geekery, drawing and then some
Today my newly ordered Robot-tshirt arrived, hurray!
I like the fabric and it fits nicely. The robot has reflector silver (oooh shiny!) and a dark-red heart. I love it already!
My mom commented recently about how many digital cameras I have. I have my trusty Canon Powershot A620, an older Canon Ixus 400 and a Minolta Dimage 5, plus ofcourse the Sony Ericsson K810i phone and my iPhone. She didn't notice The Other Cameras, all analogue. I have two Lomo LCA's (one old, it says 'USSR' and a newer one) with a macro, tunnelvision and fisheye lens and a colour-flash, a transparent actionsampler, a pop9, an orange supersampler, a Polaroid 600 and a Polaroid i-zone. I may still have forgotten some (my Kodak Brownie comes to mind). One might say I have too many cameras, and I cannot disagree there.
I loved and love making photos, of ordinary stuff, of strange things, of my dog. I'll make functional photos (of my garden) but I have a thing for the randomness of just shooting (the Lomo-philosophy, basically). Buying film and having it developed and cross-processed and all costs a lot of money (not to mention the nasty chemicals). As my main camera I've used a digital one since around 2002 (had one before, but didn't mainly use it), which has that 'instant' effect that I love. I've also absolutely loved my phone's camera, despite its lack in quality, or perhaps because of that. On my trip through Europe, years ago, I snapped a bunch of photos with my phone-camera and send them as a collage on a postcard.
Yesterday I browsed around and looked for a few iPhone-apps that would satisfy my 'funky' need. I had already downloaded and used QuadCamera which reminded me of my old actionsampler (and the supersampler). I also found CameraBag to add some effects to photos (some vignetting, adjustment in colour etc) as well as CameraKit. And ofcourse several Polaraid Apps of which I currently like ShakeItPhoto the most. The part of me that enjoyed my analogue cameras so much has awoken and bounces up and down, left and right, off the walls. I wonder how much sleep I'll get tonight...
I have no idea when my love for hats started, somewhere before my teen-years for sure. I never did really wear them, my head was usually too round to fit them properly. I wore baseball caps, and that was about it. For a very long time I wanted a black top-hat, almost like a magician's but a bit shorter. Too long seemed a bit impractical. For years I'd browse hat-stores every once in a while, and when I got internet I googled them. Up until this week I never found (perhaps I lacked the google-foo) the hat that I wanted. Either they were too high, or too expensive. I wouldn't dare to go out on the street with an expensive hat, so it had to cost a fair amount, not a ridiculous amount.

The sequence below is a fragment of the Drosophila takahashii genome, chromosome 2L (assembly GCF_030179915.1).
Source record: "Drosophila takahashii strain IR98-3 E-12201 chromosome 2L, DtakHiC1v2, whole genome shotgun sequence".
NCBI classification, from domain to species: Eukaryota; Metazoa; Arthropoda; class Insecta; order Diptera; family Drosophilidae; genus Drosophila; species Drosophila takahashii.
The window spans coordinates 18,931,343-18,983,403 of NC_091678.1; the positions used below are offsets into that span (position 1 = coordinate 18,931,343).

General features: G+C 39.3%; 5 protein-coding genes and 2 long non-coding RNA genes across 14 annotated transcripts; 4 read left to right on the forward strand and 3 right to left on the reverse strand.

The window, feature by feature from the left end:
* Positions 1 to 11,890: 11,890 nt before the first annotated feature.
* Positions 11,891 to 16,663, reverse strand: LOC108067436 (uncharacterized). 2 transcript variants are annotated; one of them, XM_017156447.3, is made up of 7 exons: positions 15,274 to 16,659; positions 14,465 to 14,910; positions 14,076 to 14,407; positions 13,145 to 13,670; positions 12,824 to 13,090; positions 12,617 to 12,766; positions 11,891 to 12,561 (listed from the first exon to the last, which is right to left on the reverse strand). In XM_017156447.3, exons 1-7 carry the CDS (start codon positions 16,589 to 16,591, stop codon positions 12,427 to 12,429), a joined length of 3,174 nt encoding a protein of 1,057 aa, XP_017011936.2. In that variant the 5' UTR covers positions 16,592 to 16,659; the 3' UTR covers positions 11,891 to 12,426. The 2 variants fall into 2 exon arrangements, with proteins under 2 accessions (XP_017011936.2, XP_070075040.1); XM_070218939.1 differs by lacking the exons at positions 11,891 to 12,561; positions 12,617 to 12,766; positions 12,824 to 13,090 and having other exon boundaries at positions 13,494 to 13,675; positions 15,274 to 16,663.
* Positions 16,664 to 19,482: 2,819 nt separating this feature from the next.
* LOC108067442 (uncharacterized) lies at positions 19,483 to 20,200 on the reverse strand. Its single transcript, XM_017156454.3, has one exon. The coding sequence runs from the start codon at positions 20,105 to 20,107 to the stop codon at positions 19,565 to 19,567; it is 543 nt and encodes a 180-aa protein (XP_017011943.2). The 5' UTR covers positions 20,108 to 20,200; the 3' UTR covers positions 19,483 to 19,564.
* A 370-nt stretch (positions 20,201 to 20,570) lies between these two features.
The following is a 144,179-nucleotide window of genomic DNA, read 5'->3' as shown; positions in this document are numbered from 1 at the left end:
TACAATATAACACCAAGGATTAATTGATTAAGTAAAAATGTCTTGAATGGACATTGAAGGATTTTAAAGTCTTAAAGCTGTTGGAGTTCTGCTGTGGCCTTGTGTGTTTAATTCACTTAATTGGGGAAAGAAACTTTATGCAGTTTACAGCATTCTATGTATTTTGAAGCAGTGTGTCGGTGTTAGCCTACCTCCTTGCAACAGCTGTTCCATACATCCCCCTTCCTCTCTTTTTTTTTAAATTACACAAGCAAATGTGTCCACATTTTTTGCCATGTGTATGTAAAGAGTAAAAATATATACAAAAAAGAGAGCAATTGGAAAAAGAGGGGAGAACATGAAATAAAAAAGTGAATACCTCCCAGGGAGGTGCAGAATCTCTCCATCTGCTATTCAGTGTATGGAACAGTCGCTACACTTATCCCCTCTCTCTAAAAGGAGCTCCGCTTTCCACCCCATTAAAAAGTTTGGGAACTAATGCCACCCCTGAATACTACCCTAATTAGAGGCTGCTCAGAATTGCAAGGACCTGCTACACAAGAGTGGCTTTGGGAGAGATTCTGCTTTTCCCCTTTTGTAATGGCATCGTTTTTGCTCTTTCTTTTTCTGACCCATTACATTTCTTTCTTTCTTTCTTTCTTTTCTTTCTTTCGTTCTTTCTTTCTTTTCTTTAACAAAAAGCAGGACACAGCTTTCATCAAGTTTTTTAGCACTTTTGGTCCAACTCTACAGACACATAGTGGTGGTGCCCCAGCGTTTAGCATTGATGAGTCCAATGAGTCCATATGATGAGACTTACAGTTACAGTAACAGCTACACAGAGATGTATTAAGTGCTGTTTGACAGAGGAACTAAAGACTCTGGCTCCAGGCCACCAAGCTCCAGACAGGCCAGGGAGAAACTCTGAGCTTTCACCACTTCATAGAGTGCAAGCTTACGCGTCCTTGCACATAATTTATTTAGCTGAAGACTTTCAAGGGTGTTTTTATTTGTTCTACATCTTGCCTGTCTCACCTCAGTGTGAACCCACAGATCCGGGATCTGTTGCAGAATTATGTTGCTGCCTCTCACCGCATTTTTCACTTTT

And this week, I found it. The perfect hat. With a feather. It arrived today and it is awesome. So very awesome. I never want to take it of again.
Annoyed with my too long trousers (happens often, I have short legs) I whipped out my trusty sewing-machine and fixed that problem in two minutes. Fold, sew, cut excess fabric, didn't bother with anything fancy (though it doesn't look very bad). I aim for a virtual no-viewing policy in that area, not sure if that'll work out, but we'll see. Don't know why anyone would go stare at my hems anyway.
So, while I had the machine out, I decided to make some arm-warmers / gauntlets / watchacallems to wear with my t-shirts. I simply took a bit of fabric in the desired length, measured the width of my hand (ex thumb), took the width twice and cut it out. Then I hemmed all sides to make it easier to handle, and after that folded it, sewing the long sides together with an opening for my thumb. Looking online I found an easy tutorial explaining almost exactly what I did (differences don't really matter anyway).
For fun, I also made myself a little reflector-wristband with push-buttons. Considering stitching something on it...
For a long time some (most) of my kitchencabinets have annoyed me. I cannot imagine why today, kitchen-makers still default to shelves for the bottom cabinets. Shelves below the waist, so if you want to get something out, you have to kneel down, and dive in. With my knees, often plagued by pains and swelling because of the RA, this quickly became such a painful event that I rather left everything on the counters than store it in the cabinet. Not precisely the most handy thing to do.
But no more! Today we fixed my two main cabinets with drawers. I could have replaced the front bit as well, having 'real' drawer-fronts, but I chose to use the old door instead, saving a bit of money along the way. The installation went smoothly and using the doors worked as expected. So now I have fancy drawers, instead of messy shelves. I still have to put all the stuff back, and probably move around a few things for easy access, however, I already feel thrilled about it. The access has become much easier, I don't have to lean over or around the door anymore and I don't have to sit on my knees either.
This will make it so much easier for me to access things. I still have to do the bit by the kitchen-sink (those yellow things), the cabinets there need replacing and I will replace them with similar ones as these. I already found a kitchen-sink-cabinet with a drawer and have eliminated enough stuff from under the kitchen-sink (only frequently used cleaning-supplies, the infrequent used supplies have their place in the hallway-closet) to have a pretty good idea that a drawer will also work. I think they come with one, at the bottom, but possibly also with another (half) one halfway. Either will work great!
Have already started saving for it, it'll take more time and money to get that bit done, but after that, I'll have redone the entire kitchen :)